Never Let Me Down: A Case-study of Slovenian Policy Measures to Prevent Early School Leaving
Makovec Danijela and
Additional contact information
Makovec Danijela: Assistant Professor, Department for Educational Sciences, Faculty of Arts, University of Ljubljana
Radovan Marko: Associate Professor, Department for Educational Sciences, Faculty of Arts, University of Ljubljana
Mediterranean Journal of Social Sciences, 2018, vol. 9, issue 4, 167-175
In this article, we discuss the factors that influence early school leaving, and the measures that were taken in Slovenia to prevent it. Reducing early school leaving (ESL) to less than 10% by 2020 is one of the key objectives of the Europe 2020 strategy and Slovenia is already well below this target. According to recent analysis, Slovenia has one of the lowest rate of ESL among EU countries. In our review we will examine the reasons for such a low ESL rate and inspect institutional and policy measures that Slovenia has undertaken in order to reduce ESL and retain students in education as long as possible. We argue that Slovenia is successful in reducing ESL because of a wide-spread network of secondary schools, and measures that are directed in individualization, guidance and support for less successful students. In our estimation, one of the main reasons for the low rate of ESL in Slovenia is also the openness of vocational education system, that allows horizontal and vertical transitions. An area that needs additional attention from policy makers, concerns high-risk groups of students. There is also a need for teachers to develop additional inter-cultural and communication competencies, and schools should receive more funding for Slovenian language courses, working with the Roma, programs individualization for special needs students, extended schooling for students with special needs etc.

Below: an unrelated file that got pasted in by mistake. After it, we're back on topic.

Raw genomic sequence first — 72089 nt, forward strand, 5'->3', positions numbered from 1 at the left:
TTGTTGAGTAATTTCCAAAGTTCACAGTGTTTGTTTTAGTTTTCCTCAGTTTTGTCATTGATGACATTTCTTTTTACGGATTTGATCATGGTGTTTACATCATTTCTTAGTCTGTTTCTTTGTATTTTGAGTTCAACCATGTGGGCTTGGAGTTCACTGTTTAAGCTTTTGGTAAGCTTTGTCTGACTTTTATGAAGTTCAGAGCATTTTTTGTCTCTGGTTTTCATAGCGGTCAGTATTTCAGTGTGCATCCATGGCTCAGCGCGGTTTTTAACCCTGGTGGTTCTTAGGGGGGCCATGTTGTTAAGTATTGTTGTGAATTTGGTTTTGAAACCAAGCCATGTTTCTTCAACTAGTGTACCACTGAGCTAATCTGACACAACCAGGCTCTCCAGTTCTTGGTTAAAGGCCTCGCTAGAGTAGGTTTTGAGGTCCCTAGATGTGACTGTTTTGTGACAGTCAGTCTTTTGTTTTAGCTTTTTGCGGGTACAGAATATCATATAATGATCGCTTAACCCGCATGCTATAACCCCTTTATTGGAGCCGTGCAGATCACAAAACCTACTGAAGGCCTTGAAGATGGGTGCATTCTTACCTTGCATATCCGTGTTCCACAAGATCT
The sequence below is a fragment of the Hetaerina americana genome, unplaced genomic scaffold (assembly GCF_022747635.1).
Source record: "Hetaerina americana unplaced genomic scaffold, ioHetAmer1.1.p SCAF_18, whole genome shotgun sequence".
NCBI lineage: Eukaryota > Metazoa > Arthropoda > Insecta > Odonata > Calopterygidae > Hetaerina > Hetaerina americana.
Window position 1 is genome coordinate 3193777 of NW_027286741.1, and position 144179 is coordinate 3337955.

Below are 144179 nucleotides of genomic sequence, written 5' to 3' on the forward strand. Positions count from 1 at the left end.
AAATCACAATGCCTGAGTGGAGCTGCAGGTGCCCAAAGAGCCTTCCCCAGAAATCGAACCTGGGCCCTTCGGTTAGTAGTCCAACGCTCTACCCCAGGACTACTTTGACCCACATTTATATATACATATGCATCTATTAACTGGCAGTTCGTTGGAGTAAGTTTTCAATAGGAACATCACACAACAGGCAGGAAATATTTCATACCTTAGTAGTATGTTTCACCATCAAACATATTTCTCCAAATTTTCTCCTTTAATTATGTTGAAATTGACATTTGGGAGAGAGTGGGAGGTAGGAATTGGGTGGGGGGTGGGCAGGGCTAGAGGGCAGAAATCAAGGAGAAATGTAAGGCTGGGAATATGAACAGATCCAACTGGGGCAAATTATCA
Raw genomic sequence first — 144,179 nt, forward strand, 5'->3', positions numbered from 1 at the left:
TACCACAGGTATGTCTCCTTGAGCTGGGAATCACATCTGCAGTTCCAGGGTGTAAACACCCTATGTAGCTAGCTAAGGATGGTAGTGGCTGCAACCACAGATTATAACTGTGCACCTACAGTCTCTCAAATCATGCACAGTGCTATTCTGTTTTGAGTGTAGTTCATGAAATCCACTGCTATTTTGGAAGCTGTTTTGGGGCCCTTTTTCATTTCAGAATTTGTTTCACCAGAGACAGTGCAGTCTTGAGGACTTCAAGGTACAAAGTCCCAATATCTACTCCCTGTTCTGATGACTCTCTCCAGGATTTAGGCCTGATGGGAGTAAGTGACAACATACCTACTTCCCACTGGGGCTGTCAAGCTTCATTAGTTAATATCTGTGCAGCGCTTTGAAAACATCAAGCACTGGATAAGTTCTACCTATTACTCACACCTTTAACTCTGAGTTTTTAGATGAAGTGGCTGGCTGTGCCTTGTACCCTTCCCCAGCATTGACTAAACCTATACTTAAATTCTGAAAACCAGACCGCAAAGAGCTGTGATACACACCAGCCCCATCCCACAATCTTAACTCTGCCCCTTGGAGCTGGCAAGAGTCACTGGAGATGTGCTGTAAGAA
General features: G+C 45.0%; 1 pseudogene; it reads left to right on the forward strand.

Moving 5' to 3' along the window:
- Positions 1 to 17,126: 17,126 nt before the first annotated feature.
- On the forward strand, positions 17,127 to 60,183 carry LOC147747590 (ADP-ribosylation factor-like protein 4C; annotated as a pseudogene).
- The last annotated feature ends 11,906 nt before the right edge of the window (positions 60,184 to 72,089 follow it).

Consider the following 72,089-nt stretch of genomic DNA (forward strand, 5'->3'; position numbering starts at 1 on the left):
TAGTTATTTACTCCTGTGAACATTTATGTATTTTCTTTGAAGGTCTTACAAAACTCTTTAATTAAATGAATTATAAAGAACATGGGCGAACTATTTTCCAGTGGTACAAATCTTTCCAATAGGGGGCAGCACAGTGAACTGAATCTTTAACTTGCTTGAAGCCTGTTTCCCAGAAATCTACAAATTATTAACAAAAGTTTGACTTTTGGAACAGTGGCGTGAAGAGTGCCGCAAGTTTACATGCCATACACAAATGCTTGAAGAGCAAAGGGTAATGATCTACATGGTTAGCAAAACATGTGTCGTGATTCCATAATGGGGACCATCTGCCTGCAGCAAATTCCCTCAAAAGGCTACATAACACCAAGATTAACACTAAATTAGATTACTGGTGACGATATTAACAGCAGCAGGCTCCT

Keywords: early school leaving; dropout; educational policy; engagement; social background; European Union; Slovenia (search for similar items in EconPapers)
References: Add references at CitEc
Citations: Track citations by RSS feed
Downloads: (external link)
https://www.degruyter.com/view/j/mjss.2018.9.issue ... -0126.xml?format=INT (text/html)
This item may be available elsewhere in EconPapers: Search for items with the same title.
Export reference: BibTeX
RIS (EndNote, ProCite, RefMan)
Persistent link: https://EconPapers.repec.org/RePEc:vrs:mjsosc:v:9:y:2018:i:4:p:167-175:n:17
Access Statistics for this article
Mediterranean Journal of Social Sciences is currently edited by Alessandro Figus
More articles in Mediterranean Journal of Social Sciences from Sciendo
Bibliographic data for series maintained by Peter Golla ().